The Economist looks at the recording industry. Economist.com | The music industry: ...For impecunious teenagers and students, the fact that peer-to-peer sharing is free will always be compelling. Paying 99 cents for a song on iTunes, says one British teen, is unappealing because at that price she may as well buy the CD in a shop. Nor do the new services yet come close to matching the libraries of nearly all music ever recorded that the peer-to-peers boast. As for the risk of a lawsuit from the Recording Industry Association of America, the selling point for new versions of peer-to-peer networks in recent months is that they can guard the identity of users. The most popular now is Earth Station 5, based in, of all places, the Jenin refugee camp on the West Bank. After the RIAA said it would sue, its software was downloaded more than 16m times in 90 hours. So far, it seems to work. To glimpse the future, big music companies should look not at iTunes' encouraging numbers but at September's price cut by Universal Music Group, the biggest record company of all, which reduced CD prices for consumers by nearly a quarter. One reason for...

Posted by DeLong at 08:46 AM

September 27, 2003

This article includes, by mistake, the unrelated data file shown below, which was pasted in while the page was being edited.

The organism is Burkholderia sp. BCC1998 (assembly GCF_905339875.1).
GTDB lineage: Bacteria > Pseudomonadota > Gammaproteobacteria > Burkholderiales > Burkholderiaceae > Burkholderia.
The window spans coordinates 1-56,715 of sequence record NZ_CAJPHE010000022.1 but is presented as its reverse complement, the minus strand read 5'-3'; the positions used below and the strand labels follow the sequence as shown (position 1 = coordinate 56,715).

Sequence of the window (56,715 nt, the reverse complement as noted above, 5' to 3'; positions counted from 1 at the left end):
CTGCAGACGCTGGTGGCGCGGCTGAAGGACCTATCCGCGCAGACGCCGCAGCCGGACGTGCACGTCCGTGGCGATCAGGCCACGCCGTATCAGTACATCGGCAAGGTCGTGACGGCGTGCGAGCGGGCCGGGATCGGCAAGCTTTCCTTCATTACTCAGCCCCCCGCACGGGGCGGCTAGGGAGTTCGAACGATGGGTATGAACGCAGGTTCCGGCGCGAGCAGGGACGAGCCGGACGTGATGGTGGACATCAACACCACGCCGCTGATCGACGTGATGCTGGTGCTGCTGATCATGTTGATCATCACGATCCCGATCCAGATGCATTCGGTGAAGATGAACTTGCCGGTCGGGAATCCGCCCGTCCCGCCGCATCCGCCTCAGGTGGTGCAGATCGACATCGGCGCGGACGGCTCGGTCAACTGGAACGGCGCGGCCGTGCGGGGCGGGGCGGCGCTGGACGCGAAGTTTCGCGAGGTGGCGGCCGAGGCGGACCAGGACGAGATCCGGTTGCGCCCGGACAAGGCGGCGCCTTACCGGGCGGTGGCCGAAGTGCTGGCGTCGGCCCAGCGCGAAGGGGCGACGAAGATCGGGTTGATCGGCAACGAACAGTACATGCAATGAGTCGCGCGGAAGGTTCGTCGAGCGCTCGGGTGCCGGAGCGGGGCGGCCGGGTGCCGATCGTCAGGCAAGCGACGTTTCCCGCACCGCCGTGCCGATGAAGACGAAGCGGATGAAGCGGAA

Groklaw

Michael Froomkin teaches me that GROKLAW exists. It appears to be the source for all who are curious about SCO's attempt (bankrolled by Microsoft?) to extort money by creating fear, uncertainty, and doubt about the legal status of UNIX/GNU/Linux. I find it hard to see what lawyer would take SCO's case without large up-front and escrowed piles of money. And I find it hard to see what investor would commit his or her money to SCO's enterprise....

Posted by DeLong at 06:34 PM

September 15, 2003
Intellectual Property Run Amok!

Yet another instance of intellectual property "protections" run amok. This time Microsoft and all the rest of us are the victims: Silicon Valley - Dan Gillmor's eJournal - Saving the Browser: The Eolas patent lawsuit (Infoworld) against Microsoft, which has all the earmarks of yet another bad patent being wrongly enforced, is one of the biggest threats to the Net in years. If Microsoft and other browser makers have to radically revise their code, the Internet community will lose big. Ray Ozzie, CEO of Groove Networks, has done some work. And he says there's fairly clear "prior art" that should invalidate the Eolas patent. Here's Ray's analysis. Persuasive stuff. The saddest thing is the University of California's joining Eolas in the lawsuit. The whole point of a university is to distribute knowledge, not to restrict and charge for it....

Posted by DeLong at 07:59 AM

August 22, 2003
Fox: Unfair and Unbalanced